Not only since the recent mega deals of Neymar (~ 220 Million Euro), Coutinho (~ 160 Million Euro) or Dembele (~ 140 Million Euro) the transfers between the European top clubs in football generate extensive media coverage. Supposing this market is a closed system, these incomes should be taxed and reinvested. While the first is beneficial for the whole country, the latter is beneficial for smaller clubs since they can sell young players for higher prices. So high prices and high player salaries should not be a problem, like Zlatan Ibrahimovic stated when entering the PSG squad.
Reality teaches us the market is not a closed system.
Most of the time money has to be paid to the player’s adviser and clubs, players and last but not least player’s adviser do their best to avoid being taxed (c.f. Messi’s accusal of tax fraud). So we find a situation where the government cannot trust the clubs, like two mafia families cannot trust each other and thus cannot cooperate in collecting protection money. This is a classical situation where the blockchain technology can facilitate or enable business relations. As a consequence one can think of using a blockchain to keep track of all transactions within this market.
How could such a blockchain concept look like? One could make a coin for each player with a given, predefined amount of coins, e.g. 1,000,000. The club where the player is trained at an age of e.g. 16 creates these coins and owns them initially. When the individual player is being transferred to another club, the buyer has to buy at least 51% of the player’s coins from the seller and the seller has not to sell 100% of the coins. Now interesting patterns in further transfers of this player can arise.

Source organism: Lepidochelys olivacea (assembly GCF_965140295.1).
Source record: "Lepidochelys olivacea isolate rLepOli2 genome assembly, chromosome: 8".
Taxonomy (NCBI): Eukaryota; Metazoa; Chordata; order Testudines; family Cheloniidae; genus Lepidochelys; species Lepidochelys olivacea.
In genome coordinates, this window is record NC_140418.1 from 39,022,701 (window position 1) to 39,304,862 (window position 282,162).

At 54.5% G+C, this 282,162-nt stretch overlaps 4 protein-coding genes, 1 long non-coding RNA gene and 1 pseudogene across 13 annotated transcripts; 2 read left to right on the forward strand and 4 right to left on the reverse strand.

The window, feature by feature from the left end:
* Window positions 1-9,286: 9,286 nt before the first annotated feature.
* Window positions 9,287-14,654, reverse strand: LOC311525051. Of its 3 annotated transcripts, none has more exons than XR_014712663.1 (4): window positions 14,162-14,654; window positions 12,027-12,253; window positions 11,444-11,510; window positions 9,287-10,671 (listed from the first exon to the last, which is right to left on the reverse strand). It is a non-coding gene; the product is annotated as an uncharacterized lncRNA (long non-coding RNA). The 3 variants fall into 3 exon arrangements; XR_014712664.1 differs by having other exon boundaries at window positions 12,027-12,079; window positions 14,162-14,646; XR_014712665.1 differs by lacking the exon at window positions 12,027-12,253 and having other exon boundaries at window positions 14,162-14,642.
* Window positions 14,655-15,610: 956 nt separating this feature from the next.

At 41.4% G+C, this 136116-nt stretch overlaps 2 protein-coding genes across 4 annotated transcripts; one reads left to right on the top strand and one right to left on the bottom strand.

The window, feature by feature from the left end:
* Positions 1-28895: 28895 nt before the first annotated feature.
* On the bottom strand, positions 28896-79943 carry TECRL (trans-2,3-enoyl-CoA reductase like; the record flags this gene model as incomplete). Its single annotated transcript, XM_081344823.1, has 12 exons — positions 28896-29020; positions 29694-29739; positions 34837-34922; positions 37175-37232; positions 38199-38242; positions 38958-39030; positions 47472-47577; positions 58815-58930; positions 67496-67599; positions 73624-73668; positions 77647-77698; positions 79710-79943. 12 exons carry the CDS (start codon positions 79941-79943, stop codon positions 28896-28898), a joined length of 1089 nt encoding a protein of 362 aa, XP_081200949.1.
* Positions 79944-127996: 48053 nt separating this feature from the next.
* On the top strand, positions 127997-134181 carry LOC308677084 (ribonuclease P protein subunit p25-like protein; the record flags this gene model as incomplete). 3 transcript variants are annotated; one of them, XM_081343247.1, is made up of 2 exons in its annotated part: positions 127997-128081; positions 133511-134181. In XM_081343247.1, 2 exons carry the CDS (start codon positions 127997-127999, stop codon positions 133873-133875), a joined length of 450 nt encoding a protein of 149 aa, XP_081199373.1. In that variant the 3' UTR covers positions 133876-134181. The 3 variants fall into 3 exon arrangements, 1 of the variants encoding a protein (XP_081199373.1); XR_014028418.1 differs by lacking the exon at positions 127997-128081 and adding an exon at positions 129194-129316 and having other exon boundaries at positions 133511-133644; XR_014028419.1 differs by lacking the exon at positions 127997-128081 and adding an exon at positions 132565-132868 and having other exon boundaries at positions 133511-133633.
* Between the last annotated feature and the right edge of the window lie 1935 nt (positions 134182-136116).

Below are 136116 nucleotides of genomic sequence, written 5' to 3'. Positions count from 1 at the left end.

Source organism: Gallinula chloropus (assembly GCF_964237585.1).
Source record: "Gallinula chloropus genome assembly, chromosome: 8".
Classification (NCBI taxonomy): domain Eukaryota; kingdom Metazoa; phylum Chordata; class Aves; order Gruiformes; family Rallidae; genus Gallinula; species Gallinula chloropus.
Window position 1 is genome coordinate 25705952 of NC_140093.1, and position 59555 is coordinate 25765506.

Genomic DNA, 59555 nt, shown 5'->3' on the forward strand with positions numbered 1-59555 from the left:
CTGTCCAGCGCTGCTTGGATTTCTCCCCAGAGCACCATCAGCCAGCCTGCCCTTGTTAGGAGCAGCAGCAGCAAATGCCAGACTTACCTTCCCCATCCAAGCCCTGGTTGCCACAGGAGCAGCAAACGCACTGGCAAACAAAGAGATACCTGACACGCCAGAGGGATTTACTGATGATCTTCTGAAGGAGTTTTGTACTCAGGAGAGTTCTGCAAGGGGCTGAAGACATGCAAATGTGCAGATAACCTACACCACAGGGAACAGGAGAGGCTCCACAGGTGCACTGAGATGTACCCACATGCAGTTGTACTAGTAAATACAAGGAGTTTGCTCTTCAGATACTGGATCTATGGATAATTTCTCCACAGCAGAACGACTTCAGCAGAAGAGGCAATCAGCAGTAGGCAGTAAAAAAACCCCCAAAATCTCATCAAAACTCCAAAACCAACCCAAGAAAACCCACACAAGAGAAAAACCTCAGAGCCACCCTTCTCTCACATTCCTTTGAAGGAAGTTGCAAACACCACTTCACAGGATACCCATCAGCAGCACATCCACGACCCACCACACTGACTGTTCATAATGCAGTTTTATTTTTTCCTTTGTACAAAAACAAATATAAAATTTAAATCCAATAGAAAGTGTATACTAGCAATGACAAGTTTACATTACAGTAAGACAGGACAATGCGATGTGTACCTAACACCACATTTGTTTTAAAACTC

Suppose we have player Adam with 49% of the A-coins owned by club Beta123 and 51% by club Gamma456. A third club Delta789 wants to buy Adam. In the traditional market Delta789 has to make an offer only to Gamma456 and “buy 100% of Adam” from Delta789. Now 2% of the A-coins can be bought from Gamma456 and the other 49% from Beta123. This situation is shown in the following table for arbitrary X (X≥2%), being the percentage bought from Gamma456:
|traditional market||blockchain market|
|t = 0||t = 1||t = 0||t = 1|
|Beta123||0%||0%||Beta123||49%||X - 2%|
|Gamma456||100%||0%||Gamma456||51%||51% - X|
As a result the monopoly of the current club is weakened, which may lead to more reasonable prices. Additionally clubs can now “pre-sell” players in order to overcome financial distress. This is also a chance for the future buyers in the market, since they can partially “pre-buy” a promising talent for a lower price and “diversify” their portfolio of players without having to pay salary to them.
Going even further one could think of outsiders like you and me buying coins of players in order of believing in future higher prices. This would create a market situation where the market value of a player is not subject to the sole belief of buyer and seller but it is the aggregated belief of the whole market. This situation is arguably a textbook example of a bubble, no or very small intrinsic value, prices are only driven by future expectations about higher prices. In order to fix this one would have to combine the coin with things like dividends, which may be paid when the transfer is fixed. This would give the coin an intrinsic value in the sense of a Gordon Growth Model.
This article is not about presenting a concept that is set in stone. It is about thinking of the possibility of using a blockchain in order to open the market to investors and create benefits for the small clubs without disadvantaging the big clubs.